Thanks to things like masks and not leaving the house people aren’t wearing makeup nearly as often as they used to. Even if you’re doing a videoconference, it might not seem worth it to get out of your comfy clothes and do a full face of makeup.
Fortunately, L’Oréal has a fix for that. The company recently announced a set of new augmented reality (AR) filters that it is calling “virtual makeup.”
It is a simple way to give yourself a fancier look without ever having to pick up a brush.
L’Oréal Goes Digital
Few things are as bad for your self-confidence as looking at the preview of your video during a Zoom call or Facetime session. Something about the angle seems to turn us all into gremlins. L’Oréal’s new virtual makeup could help with that.
The company’s new filters use AR to apply things like eye shadow, lipstick, and fake eyelashes over your face. It works a lot like a Snapchat filter so users should be familiar with the technology.
The filters are available for free through third-party apps like Instagram, Snapchat, and Google Duo. At this point, the makeup filters aren’t integrated into more “professional” platforms like Zoom or Microsoft Teams. That doesn’t mean L’Oreal won’t try to expand its offerings, however.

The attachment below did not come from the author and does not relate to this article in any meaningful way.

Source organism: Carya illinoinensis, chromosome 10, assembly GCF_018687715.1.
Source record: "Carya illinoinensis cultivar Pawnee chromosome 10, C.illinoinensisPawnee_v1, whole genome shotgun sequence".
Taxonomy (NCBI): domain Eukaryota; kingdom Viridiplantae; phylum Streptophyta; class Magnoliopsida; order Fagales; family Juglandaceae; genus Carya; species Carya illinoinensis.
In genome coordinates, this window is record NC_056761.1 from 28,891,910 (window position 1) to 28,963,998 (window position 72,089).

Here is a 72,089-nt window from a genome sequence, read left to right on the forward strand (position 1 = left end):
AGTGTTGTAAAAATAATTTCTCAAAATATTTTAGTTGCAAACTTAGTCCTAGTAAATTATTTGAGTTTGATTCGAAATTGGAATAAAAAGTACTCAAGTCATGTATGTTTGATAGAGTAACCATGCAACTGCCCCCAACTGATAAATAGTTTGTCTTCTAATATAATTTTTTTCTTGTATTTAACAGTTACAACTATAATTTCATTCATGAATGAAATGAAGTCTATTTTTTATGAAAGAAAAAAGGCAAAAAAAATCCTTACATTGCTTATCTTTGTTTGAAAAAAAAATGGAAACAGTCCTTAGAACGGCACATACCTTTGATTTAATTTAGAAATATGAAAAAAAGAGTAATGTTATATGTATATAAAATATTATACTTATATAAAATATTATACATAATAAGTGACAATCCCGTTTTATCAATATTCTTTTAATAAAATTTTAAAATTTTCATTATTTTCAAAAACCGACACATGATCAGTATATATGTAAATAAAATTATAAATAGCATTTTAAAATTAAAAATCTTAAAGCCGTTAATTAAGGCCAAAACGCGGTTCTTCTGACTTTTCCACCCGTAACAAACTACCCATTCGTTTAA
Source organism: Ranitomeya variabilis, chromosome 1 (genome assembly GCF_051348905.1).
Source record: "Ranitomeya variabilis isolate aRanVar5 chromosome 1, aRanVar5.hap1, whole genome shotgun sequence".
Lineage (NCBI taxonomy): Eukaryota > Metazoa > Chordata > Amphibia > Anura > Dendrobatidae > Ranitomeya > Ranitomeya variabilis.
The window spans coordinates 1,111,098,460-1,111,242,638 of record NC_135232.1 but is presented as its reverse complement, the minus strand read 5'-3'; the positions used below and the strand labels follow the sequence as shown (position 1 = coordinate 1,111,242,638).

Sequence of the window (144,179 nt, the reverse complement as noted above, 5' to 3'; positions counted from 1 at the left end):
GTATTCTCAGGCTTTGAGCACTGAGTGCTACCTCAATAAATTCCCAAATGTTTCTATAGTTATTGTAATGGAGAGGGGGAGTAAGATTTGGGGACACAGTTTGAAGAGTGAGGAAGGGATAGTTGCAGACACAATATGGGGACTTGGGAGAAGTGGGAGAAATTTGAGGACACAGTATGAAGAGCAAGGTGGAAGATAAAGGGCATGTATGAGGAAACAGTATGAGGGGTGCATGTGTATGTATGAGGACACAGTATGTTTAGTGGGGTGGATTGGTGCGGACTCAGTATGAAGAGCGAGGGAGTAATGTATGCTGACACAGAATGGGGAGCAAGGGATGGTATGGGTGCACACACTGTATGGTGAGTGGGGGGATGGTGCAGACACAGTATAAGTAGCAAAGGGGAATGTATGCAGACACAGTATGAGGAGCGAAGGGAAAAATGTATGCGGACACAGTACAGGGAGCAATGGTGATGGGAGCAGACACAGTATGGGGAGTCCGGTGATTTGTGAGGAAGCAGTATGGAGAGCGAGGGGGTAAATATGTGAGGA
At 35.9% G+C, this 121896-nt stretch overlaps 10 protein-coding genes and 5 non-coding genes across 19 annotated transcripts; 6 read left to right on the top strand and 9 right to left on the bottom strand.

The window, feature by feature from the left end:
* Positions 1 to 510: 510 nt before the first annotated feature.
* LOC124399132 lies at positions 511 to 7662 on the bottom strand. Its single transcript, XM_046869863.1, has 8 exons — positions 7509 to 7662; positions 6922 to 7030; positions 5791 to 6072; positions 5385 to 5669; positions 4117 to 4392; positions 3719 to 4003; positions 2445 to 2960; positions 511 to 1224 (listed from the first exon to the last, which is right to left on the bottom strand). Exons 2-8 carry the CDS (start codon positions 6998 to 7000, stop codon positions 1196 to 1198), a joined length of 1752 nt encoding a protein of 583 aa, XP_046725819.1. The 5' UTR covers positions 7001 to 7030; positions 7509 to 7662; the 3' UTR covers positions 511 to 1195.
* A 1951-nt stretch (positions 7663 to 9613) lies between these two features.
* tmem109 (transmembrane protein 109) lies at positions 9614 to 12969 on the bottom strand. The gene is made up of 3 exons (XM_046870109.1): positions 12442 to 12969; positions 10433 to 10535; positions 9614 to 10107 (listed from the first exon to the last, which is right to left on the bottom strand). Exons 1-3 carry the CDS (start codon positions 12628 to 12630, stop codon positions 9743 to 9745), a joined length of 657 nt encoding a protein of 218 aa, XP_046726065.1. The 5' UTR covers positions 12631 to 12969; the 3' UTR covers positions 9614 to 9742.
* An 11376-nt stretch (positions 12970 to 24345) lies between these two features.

In the meantime, users can also access the filters through Snap Camera. This makes it possible to use them in apps like Zoom and Houseparty even though they aren’t natively supported.
In a statement, the company says, “We believe you are beautiful as you are, but in a world where the camera is always on, if you want to play around with some filters then we think that is ok too.”
In 2018, L’Oréal raised a lot of eyebrows (even the drawn-on ones) when it decided to purchase an augmented reality filter company called Modiface. Flash forward to 2020 and the COVID-19 pandemic and that decision looks like a stroke of genius.
Of course, the new filters aren’t much more technologically advanced than something you’d find on Snapchat.
The more interesting thing to note is that a major brand is encouraging people to use the filters unironically during their videocalls. Most people who use Snapchat’s AR filters do so for comedic effect. L’Oréal clearly wants users to put on its virtual makeup to boost their confidence and enhance their appearance.
It will be interesting to see how consumers respond to the idea. Although it might take a while for people to adjust to the idea of turning on a filter strictly for the viewing pleasure of themselves and their fellow videochatters, it might just work. After all, it’s a lot easier than putting on real makeup and that’s something many people do every day for the same reason.
The COVID-19 pandemic has given everyone an excuse to dress down. L’Oréal wants to make sure people don’t have to go out of their way to look presentable—even if the gimmick is only on-screen.